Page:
While the pile of evidence that the Aztecs came from somewhere in Utah may seem high, more skeptical scholars like Northern Arizona University archaeologist Kelley Hays-Gilpin put things into perspective.
Hays-Gilpin acknowledges the linguistic connection between the Aztecs and Utes as well as economic interaction between Mesoamerican and North American peoples. But she offers a twist on the overall migration scheme -- the Aztecs' ancestors may have moved north before moving south.
Hays-Gilpin believes that people speaking a proto-Uto-Aztecan language domesticated maize in central Mexico more than 5,000 years ago, and consequently spread north to an area of the American West that could have included Utah. Out of that multitude of cultures, some groups could have migrated south to northern Mexico, and some of those could have, as she says, "moved to the Valley of Mexico and subjugated some of the confused and bedraggled remnants of the latest 'regime change.' "
This concept resonates with Utah Division of Indian Affairs Director Forrest Cuch, a member of the Northern Ute Tribe, who remembers his grandmother telling him his people came from the south. Could the Utes and the Aztecs' ancestors also have lived in close contact in modern-day Utah?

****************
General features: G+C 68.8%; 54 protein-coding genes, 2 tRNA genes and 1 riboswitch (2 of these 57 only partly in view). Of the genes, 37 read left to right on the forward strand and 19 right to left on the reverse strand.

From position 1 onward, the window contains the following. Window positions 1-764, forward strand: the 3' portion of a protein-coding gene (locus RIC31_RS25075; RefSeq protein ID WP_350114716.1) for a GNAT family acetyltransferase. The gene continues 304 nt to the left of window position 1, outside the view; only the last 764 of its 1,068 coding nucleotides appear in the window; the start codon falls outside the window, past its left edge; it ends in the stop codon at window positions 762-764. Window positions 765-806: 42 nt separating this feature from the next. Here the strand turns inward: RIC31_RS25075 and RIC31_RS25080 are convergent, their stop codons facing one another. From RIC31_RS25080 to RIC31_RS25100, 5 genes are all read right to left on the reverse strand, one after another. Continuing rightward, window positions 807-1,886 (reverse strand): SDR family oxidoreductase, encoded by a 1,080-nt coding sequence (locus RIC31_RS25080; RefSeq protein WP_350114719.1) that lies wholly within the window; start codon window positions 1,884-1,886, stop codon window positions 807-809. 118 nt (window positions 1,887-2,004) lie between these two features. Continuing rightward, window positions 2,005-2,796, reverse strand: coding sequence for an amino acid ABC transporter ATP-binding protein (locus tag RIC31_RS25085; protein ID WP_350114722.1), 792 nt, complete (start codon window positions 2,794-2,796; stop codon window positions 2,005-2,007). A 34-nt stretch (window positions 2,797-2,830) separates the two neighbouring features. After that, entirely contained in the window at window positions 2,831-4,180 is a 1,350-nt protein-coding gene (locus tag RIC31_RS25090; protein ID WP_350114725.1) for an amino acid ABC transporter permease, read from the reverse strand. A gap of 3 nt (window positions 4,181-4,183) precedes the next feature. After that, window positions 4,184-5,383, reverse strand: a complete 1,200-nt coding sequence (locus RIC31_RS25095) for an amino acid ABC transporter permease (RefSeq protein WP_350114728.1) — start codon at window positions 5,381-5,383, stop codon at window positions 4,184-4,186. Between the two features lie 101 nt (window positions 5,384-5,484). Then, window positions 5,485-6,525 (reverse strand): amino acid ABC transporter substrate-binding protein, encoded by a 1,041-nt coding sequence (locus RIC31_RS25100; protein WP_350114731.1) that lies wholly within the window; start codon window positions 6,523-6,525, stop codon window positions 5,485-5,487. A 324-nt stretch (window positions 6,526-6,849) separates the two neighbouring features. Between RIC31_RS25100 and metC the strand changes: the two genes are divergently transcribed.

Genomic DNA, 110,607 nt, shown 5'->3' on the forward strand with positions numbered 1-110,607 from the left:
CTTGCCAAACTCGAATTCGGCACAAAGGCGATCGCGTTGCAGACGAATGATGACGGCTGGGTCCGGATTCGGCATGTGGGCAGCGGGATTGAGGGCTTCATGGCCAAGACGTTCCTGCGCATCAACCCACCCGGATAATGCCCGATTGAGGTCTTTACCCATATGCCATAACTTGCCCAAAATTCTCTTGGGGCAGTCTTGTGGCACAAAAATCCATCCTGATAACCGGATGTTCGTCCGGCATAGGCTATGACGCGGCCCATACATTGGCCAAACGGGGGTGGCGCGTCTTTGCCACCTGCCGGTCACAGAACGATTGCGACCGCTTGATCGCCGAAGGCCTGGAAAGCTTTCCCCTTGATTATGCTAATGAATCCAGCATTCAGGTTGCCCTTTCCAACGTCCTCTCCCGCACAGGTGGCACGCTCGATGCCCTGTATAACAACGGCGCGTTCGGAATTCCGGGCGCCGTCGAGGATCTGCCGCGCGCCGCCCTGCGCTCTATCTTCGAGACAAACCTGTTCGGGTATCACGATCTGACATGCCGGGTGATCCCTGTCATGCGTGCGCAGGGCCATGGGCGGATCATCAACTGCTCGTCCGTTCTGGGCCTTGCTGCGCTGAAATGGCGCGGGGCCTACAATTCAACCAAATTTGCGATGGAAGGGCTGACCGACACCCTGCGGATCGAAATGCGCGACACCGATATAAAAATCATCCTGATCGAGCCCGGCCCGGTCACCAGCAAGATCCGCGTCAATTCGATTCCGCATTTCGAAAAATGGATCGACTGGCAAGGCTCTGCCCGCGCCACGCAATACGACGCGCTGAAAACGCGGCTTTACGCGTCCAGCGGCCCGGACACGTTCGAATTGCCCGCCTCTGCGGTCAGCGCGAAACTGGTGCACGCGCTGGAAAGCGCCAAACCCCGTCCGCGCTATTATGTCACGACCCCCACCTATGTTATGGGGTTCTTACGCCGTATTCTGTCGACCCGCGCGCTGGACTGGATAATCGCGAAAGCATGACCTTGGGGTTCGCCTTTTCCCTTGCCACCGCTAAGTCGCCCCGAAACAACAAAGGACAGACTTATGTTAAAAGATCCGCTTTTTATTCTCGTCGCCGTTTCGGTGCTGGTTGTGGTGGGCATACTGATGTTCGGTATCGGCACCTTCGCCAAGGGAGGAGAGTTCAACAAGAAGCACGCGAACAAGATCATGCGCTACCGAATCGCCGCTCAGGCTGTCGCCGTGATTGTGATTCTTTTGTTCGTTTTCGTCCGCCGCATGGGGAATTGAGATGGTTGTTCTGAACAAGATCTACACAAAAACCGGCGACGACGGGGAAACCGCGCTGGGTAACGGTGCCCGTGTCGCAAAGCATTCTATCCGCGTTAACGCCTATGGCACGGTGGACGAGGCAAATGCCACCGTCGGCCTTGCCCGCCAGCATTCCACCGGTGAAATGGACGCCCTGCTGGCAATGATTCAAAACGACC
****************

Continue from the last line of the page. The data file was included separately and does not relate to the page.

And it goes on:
"I'm open to it," Cuch says, "because so little is known about the past."
As such, it would be almost impossible to prove the historical location of Aztlan, but Roberto Rodriguez says clearing the mist surrounding the myth may not be so important anyway.
While treading the path of his Aztlanahuac project, Rodriguez began to uncover a history of mass migration akin to the one Hays-Gilpin suggests. For him and Gonzales, understanding the larger scheme of historical movement throughout North America became more vital than deconstructing one elusive origin story.
"[Finding a location] has almost become irrelevant," he says. "Now, we have a bigger understanding, that the whole continent is connected. You have all these stories of people going back and forth."
Rodriguez says all that migration is most significant for Mexican Americans, and for the thousands of people now moving from Mexico to the United States, because it affords them and subsequent generations an answer when someone says, "go back where you came from."
"I just hope kids at school some day will at least be shown these maps," he says.
University of Utah ethnic studies professor Armando Sol-rzano has tailored the Aztlan concept to fit Utah, which is experiencing its own influx of Mexican immigrants.